Now look at your brokerage account activity statements since your purchase date (you kept those, too, right?) and see if there have been any stock splits, exchanges, mergers, or spinoffs. The corporate website for the company whose stock you own often gives you valuable information about calculating your cost basis--look for the link to "Investors" or "Investor Relations." Follow the instructions for applying the allocation factor to your initial cost basis to arrive at your new cost basis per share after the spinoff of a new company.
If you purchased your shares from a family member or related party entity, you also have to apply the "related party" rules in determining the cost basis of your investment.
Next, you need to look at your Form 1099 reports since the date of purchase and see if any of the dividends paid by the company were classified as "return of principal" payments for tax purposes. These amounts reduce your cost basis. Return of principal payments are often seen in the cases of utility stocks, real estate investment trusts, or corporations which are paying dividends in excess of their net income.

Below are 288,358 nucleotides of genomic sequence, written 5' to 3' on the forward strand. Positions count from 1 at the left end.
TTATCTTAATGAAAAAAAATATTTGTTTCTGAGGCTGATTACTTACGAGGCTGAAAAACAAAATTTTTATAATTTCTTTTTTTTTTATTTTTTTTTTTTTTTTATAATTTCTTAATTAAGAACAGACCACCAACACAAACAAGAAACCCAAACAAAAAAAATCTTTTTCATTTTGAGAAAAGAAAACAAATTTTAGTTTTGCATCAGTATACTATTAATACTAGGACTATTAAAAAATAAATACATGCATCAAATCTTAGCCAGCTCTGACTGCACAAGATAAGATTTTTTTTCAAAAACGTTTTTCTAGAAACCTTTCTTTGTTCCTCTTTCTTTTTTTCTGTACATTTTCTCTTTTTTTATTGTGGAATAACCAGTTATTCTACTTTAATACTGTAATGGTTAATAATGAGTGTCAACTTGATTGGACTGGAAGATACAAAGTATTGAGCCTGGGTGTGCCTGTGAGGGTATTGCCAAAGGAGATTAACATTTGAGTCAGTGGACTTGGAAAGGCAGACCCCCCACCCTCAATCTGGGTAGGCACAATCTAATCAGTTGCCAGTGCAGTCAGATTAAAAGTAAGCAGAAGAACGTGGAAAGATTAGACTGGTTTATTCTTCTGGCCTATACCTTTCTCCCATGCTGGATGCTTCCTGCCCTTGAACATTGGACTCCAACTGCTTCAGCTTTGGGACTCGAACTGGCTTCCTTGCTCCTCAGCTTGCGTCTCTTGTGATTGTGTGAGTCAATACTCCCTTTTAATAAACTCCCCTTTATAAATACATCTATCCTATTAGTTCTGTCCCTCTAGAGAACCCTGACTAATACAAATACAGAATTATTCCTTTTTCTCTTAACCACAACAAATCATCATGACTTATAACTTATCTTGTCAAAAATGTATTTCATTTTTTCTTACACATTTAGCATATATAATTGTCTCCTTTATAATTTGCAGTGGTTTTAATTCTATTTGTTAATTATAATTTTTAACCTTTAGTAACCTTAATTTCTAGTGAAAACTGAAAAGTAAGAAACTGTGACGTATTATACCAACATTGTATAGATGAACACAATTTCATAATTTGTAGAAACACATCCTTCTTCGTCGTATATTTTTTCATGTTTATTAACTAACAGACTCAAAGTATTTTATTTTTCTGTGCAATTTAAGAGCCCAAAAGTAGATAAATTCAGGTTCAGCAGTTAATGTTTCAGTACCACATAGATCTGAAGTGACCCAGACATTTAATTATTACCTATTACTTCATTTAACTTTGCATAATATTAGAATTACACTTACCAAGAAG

The last step is to rule out the applicability of the "wash sale" rule. If you bought the stock again within thirty days before or after you sold it at a loss, you are not allowed to claim the loss on the sale. The loss must be added to the purchase price of the stock you bought the second time.
HELP! I DIDN"T SAVE MY TRADE CONFIRMATION!
If you don't have the original trade confirmation, a copy of the brokerage account monthly statement showing the purchase activity will suffice. Alternately, a letter from your brokerage firm confirming the date and cost is also sufficient. If you have no idea where the trade confirmation is or what it cost, but can remember approximately when the shares were purchased, you can go to the website http://bigcharts.marketwatch.com/historical/ and obtain the historical cost for that day. Take the average of the high and low trading prices for that day and use the result as your cost per share.
If the website does not list your stock because it is no longer in existence due to mergers, etc., you can try calling a public library information hotline of a large library and ask the librarian to look up the stock price trading range for that particular day in the archived newspaper files. You then have to roll the price forward by making adjustments for all stock splits and corporate spinoffs, mergers, and reorganizations since that date.